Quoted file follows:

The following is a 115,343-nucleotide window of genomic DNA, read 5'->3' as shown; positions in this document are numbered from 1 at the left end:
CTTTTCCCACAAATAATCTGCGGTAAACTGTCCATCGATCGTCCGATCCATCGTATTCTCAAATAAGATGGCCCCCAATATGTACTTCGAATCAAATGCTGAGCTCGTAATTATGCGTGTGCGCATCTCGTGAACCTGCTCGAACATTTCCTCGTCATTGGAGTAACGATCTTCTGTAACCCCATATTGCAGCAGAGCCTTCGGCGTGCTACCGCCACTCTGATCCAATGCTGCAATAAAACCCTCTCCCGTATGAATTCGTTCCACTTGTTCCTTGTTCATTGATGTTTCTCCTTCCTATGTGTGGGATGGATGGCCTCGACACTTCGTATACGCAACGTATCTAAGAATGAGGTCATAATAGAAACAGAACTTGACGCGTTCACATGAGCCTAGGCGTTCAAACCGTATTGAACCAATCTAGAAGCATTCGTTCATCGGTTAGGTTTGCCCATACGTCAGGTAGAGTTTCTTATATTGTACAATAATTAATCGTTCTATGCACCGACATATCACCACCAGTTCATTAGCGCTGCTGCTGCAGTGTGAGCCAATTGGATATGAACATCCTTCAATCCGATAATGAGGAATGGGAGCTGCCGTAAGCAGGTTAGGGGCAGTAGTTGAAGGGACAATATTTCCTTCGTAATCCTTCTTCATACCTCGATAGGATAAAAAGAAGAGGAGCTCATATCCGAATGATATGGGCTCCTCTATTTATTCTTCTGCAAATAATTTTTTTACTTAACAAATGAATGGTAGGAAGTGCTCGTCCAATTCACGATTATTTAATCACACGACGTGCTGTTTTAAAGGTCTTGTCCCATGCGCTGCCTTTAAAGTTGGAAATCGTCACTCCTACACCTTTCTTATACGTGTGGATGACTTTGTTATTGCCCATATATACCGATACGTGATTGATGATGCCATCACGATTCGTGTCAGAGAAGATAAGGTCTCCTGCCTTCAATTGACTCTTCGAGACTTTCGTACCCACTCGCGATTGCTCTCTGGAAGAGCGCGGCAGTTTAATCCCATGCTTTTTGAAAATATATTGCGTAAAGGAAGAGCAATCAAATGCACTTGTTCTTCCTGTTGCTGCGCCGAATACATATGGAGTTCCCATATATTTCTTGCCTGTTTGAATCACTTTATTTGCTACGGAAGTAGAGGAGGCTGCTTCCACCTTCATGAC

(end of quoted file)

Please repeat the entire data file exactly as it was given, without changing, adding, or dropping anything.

The following is a 115,343-nucleotide window of genomic DNA, read 5'->3' as shown; positions in this document are numbered from 1 at the left end:
CTTTTCCCACAAATAATCTGCGGTAAACTGTCCATCGATCGTCCGATCCATCGTATTCTCAAATAAGATGGCCCCCAATATGTACTTCGAATCAAATGCTGAGCTCGTAATTATGCGTGTGCGCATCTCGTGAACCTGCTCGAACATTTCCTCGTCATTGGAGTAACGATCTTCTGTAACCCCATATTGCAGCAGAGCCTTCGGCGTGCTACCGCCACTCTGATCCAATGCTGCAATAAAACCCTCTCCCGTATGAATTCGTTCCACTTGTTCCTTGTTCATTGATGTTTCTCCTTCCTATGTGTGGGATGGATGGCCTCGACACTTCGTATACGCAACGTATCTAAGAATGAGGTCATAATAGAAACAGAACTTGACGCGTTCACATGAGCCTAGGCGTTCAAACCGTATTGAACCAATCTAGAAGCATTCGTTCATCGGTTAGGTTTGCCCATACGTCAGGTAGAGTTTCTTATATTGTACAATAATTAATCGTTCTATGCACCGACATATCACCACCAGTTCATTAGCGCTGCTGCTGCAGTGTGAGCCAATTGGATATGAACATCCTTCAATCCGATAATGAGGAATGGGAGCTGCCGTAAGCAGGTTAGGGGCAGTAGTTGAAGGGACAATATTTCCTTCGTAATCCTTCTTCATACCTCGATAGGATAAAAAGAAGAGGAGCTCATATCCGAATGATATGGGCTCCTCTATTTATTCTTCTGCAAATAATTTTTTTACTTAACAAATGAATGGTAGGAAGTGCTCGTCCAATTCACGATTATTTAATCACACGACGTGCTGTTTTAAAGGTCTTGTCCCATGCGCTGCCTTTAAAGTTGGAAATCGTCACTCCTACACCTTTCTTATACGTGTGGATGACTTTGTTATTGCCCATATATACCGATACGTGATTGATGATGCCATCACGATTCGTGTCAGAGAAGATAAGGTCTCCTGCCTTCAATTGACTCTTCGAGACTTTCGTACCCACTCGCGATTGCTCTCTGGAAGAGCGCGGCAGTTTAATCCCATGCTTTTTGAAAATATATTGCGTAAAGGAAGAGCAATCAAATGCACTTGTTCTTCCTGTTGCTGCGCCGAATACATATGGAGTTCCCATATATTTCTTGCCTGTTTGAATCACTTTATTTGCTACGGAAGTAGAGGAGGCTGCTTCCACCTTCATGAC